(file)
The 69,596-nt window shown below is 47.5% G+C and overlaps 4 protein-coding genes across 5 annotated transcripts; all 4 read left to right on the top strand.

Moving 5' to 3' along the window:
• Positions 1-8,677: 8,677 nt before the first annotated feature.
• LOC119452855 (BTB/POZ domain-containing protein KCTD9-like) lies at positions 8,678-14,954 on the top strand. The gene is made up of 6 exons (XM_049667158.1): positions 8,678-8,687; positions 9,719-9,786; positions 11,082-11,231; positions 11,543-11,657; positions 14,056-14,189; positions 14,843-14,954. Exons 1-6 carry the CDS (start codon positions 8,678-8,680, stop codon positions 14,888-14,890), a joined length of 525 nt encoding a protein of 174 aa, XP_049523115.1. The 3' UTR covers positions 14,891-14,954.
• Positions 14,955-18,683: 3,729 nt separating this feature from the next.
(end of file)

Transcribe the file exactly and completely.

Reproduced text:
The 69,596-nt window shown below is 47.5% G+C and overlaps 4 protein-coding genes across 5 annotated transcripts; all 4 read left to right on the top strand.

Moving 5' to 3' along the window:
• Positions 1-8,677: 8,677 nt before the first annotated feature.
• LOC119452855 (BTB/POZ domain-containing protein KCTD9-like) lies at positions 8,678-14,954 on the top strand. The gene is made up of 6 exons (XM_049667158.1): positions 8,678-8,687; positions 9,719-9,786; positions 11,082-11,231; positions 11,543-11,657; positions 14,056-14,189; positions 14,843-14,954. Exons 1-6 carry the CDS (start codon positions 8,678-8,680, stop codon positions 14,888-14,890), a joined length of 525 nt encoding a protein of 174 aa, XP_049523115.1. The 3' UTR covers positions 14,891-14,954.
• Positions 14,955-18,683: 3,729 nt separating this feature from the next.